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‘Panoply of concerns’ raised over the latest NIGC regulations

WASHINGTON – National Indian Gaming Commission regulations on technical standards for gaming machines and minimum internal control standards at casinos have generated some of the same concerns that attend NIGC’s every regulatory move in the $26 billion industry.

Especially in the technical standards, NIGC continues to seek a “bright line” between Class II gaming machines that offer bingo, and Class III slot machines. The Class III machines are more lucrative and require a tribal-state compact under the guiding law, the Indian Gaming Regulatory Act. IGRA permits Class II bingo without a compact, but NIGC Chairman Phil Hogen argues that the so-called one-touch bingo machines have evolved into Class III games of chance – illegal without a compact.

The concerns of his critics are that NIGC is rigging the regulatory system in the interest of its own desired outcomes, flouting federal rules of fair process and procedure as it goes. Hogen has consistently denied the charges. He could not be reached by press time, and lately stated that he doesn’t intend to dispute issues through the media.

Ernest L. Stevens Jr., chairman of the National Indian Gaming Association, implied that disputes remain between Hogen’s NIGC, a federal agency, and tribal governments that authorize gaming.

“On its own initiative, the NIGC was pushing for increased regulation of Class II technologic aids and tribal governments unanimously rejected that effort,” he said. “The NIGC continues to try to make the case that it was ‘helping’ Indian tribes by adding more bureaucracy to Class II technologic aids. But if tribal governments agreed to more intrusive bureaucracy every time that the federal government wanted to ‘help,’ there would be no room left for tribal self-government. Like other governments, Indian tribes must reject unwarranted intrusion on tribal self-government.”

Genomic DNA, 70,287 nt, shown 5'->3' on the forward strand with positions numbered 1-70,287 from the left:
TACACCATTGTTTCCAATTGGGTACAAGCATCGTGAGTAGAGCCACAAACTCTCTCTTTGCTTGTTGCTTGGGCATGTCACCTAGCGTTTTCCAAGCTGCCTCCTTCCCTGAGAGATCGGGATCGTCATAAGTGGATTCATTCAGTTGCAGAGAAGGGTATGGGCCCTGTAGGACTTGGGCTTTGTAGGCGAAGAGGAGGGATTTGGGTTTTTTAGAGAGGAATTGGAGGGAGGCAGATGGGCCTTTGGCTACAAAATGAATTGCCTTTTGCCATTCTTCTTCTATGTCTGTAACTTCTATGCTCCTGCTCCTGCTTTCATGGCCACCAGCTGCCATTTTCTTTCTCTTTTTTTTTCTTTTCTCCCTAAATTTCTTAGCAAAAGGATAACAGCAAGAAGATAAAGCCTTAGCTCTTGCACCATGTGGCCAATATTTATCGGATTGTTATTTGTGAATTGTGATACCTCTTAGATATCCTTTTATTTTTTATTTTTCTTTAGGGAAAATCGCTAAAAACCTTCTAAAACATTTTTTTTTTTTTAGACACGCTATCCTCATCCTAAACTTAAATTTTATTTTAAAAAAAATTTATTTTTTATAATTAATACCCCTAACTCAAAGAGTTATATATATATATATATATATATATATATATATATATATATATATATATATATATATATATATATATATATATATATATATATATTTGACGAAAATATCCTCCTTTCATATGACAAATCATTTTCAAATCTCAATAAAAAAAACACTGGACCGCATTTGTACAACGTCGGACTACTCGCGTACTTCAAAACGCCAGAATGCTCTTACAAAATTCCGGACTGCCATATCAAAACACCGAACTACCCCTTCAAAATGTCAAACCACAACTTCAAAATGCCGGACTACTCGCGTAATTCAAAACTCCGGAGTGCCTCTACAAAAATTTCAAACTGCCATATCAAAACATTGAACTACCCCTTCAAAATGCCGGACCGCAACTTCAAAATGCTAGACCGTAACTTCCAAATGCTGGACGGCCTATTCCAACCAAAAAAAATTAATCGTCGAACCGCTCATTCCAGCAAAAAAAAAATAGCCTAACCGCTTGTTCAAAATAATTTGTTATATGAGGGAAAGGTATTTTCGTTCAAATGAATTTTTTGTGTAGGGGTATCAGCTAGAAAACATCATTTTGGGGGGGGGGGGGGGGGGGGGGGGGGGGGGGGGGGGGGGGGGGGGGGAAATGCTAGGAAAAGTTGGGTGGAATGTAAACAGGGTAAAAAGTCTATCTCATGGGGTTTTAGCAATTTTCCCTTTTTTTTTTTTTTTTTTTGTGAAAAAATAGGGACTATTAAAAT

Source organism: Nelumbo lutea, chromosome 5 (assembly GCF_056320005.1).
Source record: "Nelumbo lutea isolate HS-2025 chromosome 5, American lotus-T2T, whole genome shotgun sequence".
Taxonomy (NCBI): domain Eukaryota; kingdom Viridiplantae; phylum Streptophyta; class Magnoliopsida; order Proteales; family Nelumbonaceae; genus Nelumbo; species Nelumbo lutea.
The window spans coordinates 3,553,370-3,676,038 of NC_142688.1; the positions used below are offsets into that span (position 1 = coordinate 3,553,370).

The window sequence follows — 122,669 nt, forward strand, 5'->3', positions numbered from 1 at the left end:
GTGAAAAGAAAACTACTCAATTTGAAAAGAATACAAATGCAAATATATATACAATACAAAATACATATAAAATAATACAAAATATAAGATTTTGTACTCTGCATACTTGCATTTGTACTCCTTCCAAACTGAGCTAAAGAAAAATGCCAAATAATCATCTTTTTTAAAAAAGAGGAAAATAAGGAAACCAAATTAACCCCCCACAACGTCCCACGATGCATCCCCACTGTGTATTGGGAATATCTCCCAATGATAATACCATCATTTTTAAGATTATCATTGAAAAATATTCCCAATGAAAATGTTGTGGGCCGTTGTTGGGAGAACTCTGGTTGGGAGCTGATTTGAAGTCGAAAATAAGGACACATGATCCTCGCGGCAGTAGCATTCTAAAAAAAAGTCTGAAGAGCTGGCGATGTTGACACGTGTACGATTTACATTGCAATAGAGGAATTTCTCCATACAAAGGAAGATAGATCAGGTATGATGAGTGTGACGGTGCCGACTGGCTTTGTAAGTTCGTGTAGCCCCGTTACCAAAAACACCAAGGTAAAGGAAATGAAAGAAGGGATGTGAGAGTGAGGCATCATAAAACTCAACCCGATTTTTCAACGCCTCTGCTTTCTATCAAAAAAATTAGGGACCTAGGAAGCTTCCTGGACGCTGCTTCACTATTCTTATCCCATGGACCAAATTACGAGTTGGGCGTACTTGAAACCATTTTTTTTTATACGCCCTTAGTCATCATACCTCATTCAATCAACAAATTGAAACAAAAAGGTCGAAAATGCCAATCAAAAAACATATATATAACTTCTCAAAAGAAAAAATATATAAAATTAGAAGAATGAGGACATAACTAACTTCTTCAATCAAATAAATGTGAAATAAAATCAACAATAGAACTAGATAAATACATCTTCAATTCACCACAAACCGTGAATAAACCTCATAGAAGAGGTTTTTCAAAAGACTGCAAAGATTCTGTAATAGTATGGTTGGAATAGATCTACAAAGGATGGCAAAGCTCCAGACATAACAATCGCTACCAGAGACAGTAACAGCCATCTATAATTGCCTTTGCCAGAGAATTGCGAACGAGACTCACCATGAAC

Hogen’s former chief of staff at NIGC, Joe Valandra, spelled out a “panoply of concerns” about the latest regulations after discussions at a National Indian Gaming Association conference.

The cost-benefit analysis connected with the new regulations, Valandra said, arrived at an estimated $98 million economic impact – a mere $2 million beneath the threshold that would have triggered congressional review of the regulations as major rules. Not only was the figure close enough to the threshold to raise questions, he said, but it also derived from factual errors and false assumptions. “Anyone knowledgeable about Class II [gaming] would recognize ... significant errors.”

Though the regulations became final upon their publication in the Federal Register, Valandra said a court challenge or congressional action could still be brought to bear on them, along with a number of other responses.

More urgently, he said Class II tribes are scrambling to comply with three technical standards that their gaming machines must meet within 30 days of the final regulations Other technical machine standards can be achieved over time for existing, operational machines to be “grandfathered in” as Class II, but the three standards in question concern independent laboratory testing, random ball drops and probabilities on the odds.

Valandra agrees with the need for compliance with the first two, though not the third – the regularity of a winner is a part of bingo culture, driving out the long odds against winning the regulations mean to oppose.

But in any case, machines that are noncompliant on any of the three points could be defined as offering Class III games, he warned. “That would be the argument.”

NIGC could respond with fines or enforcement actions, as Hogen has warned it will in unspecified settings. Worse yet, he said, the Department of Justice could prosecute, ruling the machines outlawed “gambling devices” under the Johnson Act. IGRA exempts Class III machines from the Johnson Act, but only under terms of a tribal-state compact. Machines that don’t comply timely with the three “grandfathering” standards of the new regulations risk being defined as Class III machines operated outside a compact, Valandra said, and therefore subject to legal jeopardy in a worst-case scenario.

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